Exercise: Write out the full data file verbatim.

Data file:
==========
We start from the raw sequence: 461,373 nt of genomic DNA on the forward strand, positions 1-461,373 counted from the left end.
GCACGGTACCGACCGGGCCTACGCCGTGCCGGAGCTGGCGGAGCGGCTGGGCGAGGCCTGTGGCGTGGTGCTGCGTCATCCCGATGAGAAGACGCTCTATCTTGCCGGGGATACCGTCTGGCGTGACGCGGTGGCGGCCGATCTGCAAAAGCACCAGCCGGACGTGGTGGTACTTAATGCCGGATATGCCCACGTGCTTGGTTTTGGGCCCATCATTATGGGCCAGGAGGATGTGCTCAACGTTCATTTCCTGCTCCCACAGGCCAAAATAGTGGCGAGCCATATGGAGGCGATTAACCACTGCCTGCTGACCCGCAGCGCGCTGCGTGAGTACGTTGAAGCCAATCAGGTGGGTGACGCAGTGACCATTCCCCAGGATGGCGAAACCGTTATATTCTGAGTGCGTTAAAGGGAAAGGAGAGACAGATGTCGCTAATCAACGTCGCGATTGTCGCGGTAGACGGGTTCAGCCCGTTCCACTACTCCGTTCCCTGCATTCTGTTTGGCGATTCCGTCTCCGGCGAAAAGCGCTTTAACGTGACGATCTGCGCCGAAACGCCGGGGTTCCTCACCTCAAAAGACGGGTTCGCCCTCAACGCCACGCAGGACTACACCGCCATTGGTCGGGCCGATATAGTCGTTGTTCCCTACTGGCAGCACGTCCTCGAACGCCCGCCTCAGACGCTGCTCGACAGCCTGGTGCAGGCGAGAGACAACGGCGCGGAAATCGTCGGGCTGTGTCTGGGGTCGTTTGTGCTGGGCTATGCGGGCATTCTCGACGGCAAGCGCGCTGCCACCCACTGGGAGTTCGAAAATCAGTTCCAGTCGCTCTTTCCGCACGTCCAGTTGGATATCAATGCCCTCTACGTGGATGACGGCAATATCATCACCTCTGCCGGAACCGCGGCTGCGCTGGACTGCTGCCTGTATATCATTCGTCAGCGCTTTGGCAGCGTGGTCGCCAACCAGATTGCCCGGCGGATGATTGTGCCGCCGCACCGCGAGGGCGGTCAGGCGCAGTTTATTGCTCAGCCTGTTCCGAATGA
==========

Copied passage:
We start from the raw sequence: 461,373 nt of genomic DNA on the forward strand, positions 1-461,373 counted from the left end.
GCACGGTACCGACCGGGCCTACGCCGTGCCGGAGCTGGCGGAGCGGCTGGGCGAGGCCTGTGGCGTGGTGCTGCGTCATCCCGATGAGAAGACGCTCTATCTTGCCGGGGATACCGTCTGGCGTGACGCGGTGGCGGCCGATCTGCAAAAGCACCAGCCGGACGTGGTGGTACTTAATGCCGGATATGCCCACGTGCTTGGTTTTGGGCCCATCATTATGGGCCAGGAGGATGTGCTCAACGTTCATTTCCTGCTCCCACAGGCCAAAATAGTGGCGAGCCATATGGAGGCGATTAACCACTGCCTGCTGACCCGCAGCGCGCTGCGTGAGTACGTTGAAGCCAATCAGGTGGGTGACGCAGTGACCATTCCCCAGGATGGCGAAACCGTTATATTCTGAGTGCGTTAAAGGGAAAGGAGAGACAGATGTCGCTAATCAACGTCGCGATTGTCGCGGTAGACGGGTTCAGCCCGTTCCACTACTCCGTTCCCTGCATTCTGTTTGGCGATTCCGTCTCCGGCGAAAAGCGCTTTAACGTGACGATCTGCGCCGAAACGCCGGGGTTCCTCACCTCAAAAGACGGGTTCGCCCTCAACGCCACGCAGGACTACACCGCCATTGGTCGGGCCGATATAGTCGTTGTTCCCTACTGGCAGCACGTCCTCGAACGCCCGCCTCAGACGCTGCTCGACAGCCTGGTGCAGGCGAGAGACAACGGCGCGGAAATCGTCGGGCTGTGTCTGGGGTCGTTTGTGCTGGGCTATGCGGGCATTCTCGACGGCAAGCGCGCTGCCACCCACTGGGAGTTCGAAAATCAGTTCCAGTCGCTCTTTCCGCACGTCCAGTTGGATATCAATGCCCTCTACGTGGATGACGGCAATATCATCACCTCTGCCGGAACCGCGGCTGCGCTGGACTGCTGCCTGTATATCATTCGTCAGCGCTTTGGCAGCGTGGTCGCCAACCAGATTGCCCGGCGGATGATTGTGCCGCCGCACCGCGAGGGCGGTCAGGCGCAGTTTATTGCTCAGCCTGTTCCGAATGA